The “Final Days” signs went up a couple of weeks ago. A sheet of paper taped to the door read, “All DVDs $2.00.” I went in to see if, like the boy in The Giving Tree, I could strip my old friend of everything as it died of what I’d caused. The leavings were appropriately grim: Stuck on You, Corky Romano, disc two of Kirstie Alley’s Big Life. I wasn’t disappointed, though; I didn’t really want anything. Since we’d opened our account a decade before, the concept of ownership had changed. The impressive stoutness of a two-tape set—Nixon or Titanic—now seemed faintly insane. Home DVD collections were beginning to feel like clutter, and I needed no more of that. My eyes ran across the shelves. This was where my wife and I had fallen for Paul Newman, Katherine Hepburn, Freaks and Geeks. It had brought us Miyazaki and Kurosawa, Ashby and Altman. I’d once run here in the rain to get more episodes of Six Feet Under.
Such a thing would never happen again. Through no fault of its own, Beaux Arts had become a room full of junk. I nodded to the clerk, who I didn’t recognize, and got the hell out of there. Beaux Arts Video was dead—and despite all it had given me, I felt a shameful relief.
(Image copyright the author)
Last year, we took a look at the affinity for Twitter in certain quarters of the literary world. A handful of well-known authors have acquired big followings on the platform, a result not just of their name recognition but of their mastery of the tweet, as well. Readers now also turn to twitter for book news and comment from a number of sources who are active on Twitter. Our previous piece looked at the very first tweets of these now-popular practitioners. Nearly all were halting “Hello World” efforts, and none seemed likely to win over those unconverted to the various (and admittedly sometimes maddening) wonders of Twitter.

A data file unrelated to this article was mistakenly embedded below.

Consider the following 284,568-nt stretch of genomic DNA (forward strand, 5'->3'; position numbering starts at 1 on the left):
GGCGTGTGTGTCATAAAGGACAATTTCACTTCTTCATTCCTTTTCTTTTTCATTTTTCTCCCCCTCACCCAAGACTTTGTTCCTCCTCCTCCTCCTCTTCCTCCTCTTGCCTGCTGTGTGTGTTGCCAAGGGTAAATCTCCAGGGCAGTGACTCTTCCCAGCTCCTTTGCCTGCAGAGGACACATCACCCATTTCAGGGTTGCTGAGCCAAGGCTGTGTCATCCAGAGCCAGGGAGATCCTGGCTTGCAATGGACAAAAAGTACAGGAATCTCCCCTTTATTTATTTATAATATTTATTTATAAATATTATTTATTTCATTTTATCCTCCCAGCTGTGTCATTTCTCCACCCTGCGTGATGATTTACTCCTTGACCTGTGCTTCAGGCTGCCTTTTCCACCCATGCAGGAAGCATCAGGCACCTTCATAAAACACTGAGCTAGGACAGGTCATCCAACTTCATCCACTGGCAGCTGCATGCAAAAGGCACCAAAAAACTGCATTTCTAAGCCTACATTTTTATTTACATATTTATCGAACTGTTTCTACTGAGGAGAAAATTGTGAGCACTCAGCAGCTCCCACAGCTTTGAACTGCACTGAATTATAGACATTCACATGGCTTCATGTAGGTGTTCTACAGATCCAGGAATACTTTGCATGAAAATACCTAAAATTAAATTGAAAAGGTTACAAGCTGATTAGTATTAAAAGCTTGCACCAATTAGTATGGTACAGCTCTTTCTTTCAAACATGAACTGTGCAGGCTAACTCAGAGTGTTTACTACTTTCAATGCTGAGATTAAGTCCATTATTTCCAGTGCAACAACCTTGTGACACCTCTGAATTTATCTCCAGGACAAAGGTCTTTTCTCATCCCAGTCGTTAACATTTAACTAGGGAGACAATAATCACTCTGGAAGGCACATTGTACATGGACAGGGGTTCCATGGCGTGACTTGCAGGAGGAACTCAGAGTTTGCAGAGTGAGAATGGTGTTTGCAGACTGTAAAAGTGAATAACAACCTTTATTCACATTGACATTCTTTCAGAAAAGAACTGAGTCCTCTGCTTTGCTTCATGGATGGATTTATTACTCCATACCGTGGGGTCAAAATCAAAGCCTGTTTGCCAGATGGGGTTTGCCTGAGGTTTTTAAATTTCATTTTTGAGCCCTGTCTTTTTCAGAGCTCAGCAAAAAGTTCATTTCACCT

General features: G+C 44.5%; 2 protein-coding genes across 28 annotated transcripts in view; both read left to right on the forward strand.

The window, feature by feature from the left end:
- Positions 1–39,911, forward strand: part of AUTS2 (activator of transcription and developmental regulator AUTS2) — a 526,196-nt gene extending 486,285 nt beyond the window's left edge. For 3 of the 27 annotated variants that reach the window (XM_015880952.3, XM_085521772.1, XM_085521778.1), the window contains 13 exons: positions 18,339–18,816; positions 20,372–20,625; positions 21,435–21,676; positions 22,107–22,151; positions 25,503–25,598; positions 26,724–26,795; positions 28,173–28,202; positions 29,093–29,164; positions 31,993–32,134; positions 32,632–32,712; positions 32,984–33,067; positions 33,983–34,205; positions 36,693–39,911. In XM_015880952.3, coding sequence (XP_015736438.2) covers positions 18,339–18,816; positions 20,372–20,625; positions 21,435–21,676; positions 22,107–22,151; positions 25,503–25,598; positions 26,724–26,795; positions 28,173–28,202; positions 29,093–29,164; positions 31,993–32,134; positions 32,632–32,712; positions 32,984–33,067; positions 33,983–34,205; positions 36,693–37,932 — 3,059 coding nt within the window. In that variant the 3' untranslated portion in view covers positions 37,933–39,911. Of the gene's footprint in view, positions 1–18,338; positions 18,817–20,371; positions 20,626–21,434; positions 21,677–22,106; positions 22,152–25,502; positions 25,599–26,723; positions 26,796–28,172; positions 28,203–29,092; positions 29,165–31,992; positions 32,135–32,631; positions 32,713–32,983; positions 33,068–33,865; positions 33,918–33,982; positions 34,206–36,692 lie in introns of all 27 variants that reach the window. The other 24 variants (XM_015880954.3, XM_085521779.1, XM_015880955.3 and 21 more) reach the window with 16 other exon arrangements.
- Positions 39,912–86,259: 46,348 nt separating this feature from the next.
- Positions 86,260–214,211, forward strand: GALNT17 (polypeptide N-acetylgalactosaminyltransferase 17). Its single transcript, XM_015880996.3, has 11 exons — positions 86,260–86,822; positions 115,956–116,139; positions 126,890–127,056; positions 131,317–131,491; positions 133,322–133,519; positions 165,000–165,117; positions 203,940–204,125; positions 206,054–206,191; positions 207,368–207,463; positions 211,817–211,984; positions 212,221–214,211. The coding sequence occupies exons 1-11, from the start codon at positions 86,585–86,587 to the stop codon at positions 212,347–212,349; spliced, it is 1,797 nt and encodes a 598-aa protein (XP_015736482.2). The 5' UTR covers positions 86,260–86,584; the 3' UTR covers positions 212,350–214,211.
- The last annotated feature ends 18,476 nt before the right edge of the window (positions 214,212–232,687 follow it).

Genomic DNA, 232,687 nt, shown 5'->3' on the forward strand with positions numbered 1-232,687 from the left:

So, to present literary Twitter in its best possible light, we are returning again to those most widely followed on literary Twitter, but this time, looking at which Tweets got the most favorites, we are highlighting each literary Twitterer’s best tweet. Here you’ll find much wry humor, gossip, lots of politics, Margaret Atwood flirting with a Twitter-famous comedian, and even a surprising amount of insight crammed into 140 characters. They may be enough to win over some fresh converts.
(For the Twitter regulars out there, we found that tweets with more RTs tended to be more about disseminating news to fans, while tweets with more favs captured some essence of the Twitterer, so we went with the latter when compiling this list. Also, if you find tweets by these folks with more favorites than the ones we’ve listed, let us know and we’ll swap them in.)
Every 60 seconds in Africa, a minute passes. We can put a stop to this. Please retweet.— Teju Cole (@tejucole) May 9, 2012
Fox is now like, "What if we took states that Obama has already won and gave them to Romney – how would that change the map?"— colson whitehead (@colsonwhitehead) November 7, 2012
Ironic that I am a judge for the Truman Capote award when Capote in a druggy interview said he hated me & that I should be executed. LOL.— Joyce Carol Oates (@JoyceCarolOates) October 14, 2013
For those curious about the mystery event that happened in my parlor last night, here's a clue. http://yfrog.com/gy3ugpj— Ayelet Waldman (@ayeletw) January 3, 2011
On a positive note, both can pronounce the word "nuclear".— Dani Shapiro (@danijshapiro) October 23, 2012
Kid at our door in a suit and tie. "What are you?" we asked. Him: "The 1 percent."— Dwight Garner (@DwightGarner) November 1, 2011
Next Schoolhouse Rock song is called "How a Bill Becomes a Law and Then Gets Held Hostage by Sore Losers Willing to Destroy Our Economy."— Ron Charles (@RonCharles) October 1, 2013
Thomas Pynchon's new novel BLEEDING EDGE will be published on September 17, deals with Silicon Alley between dotcom boom collapse and 9/11.— Sarah Weinman (@sarahw) February 25, 2013
Wouldn't it be fun to just totally ignore Ann Coulter? It would drive her crazy.— Susan Orlean (@susanorlean) October 23, 2012
Goodbye, my beloved friend. A great voice falls silent. A great heart stops. Christopher Hitchens, April 13, 1949-December 15, 2011.— Salman Rushdie (@SalmanRushdie) December 16, 2011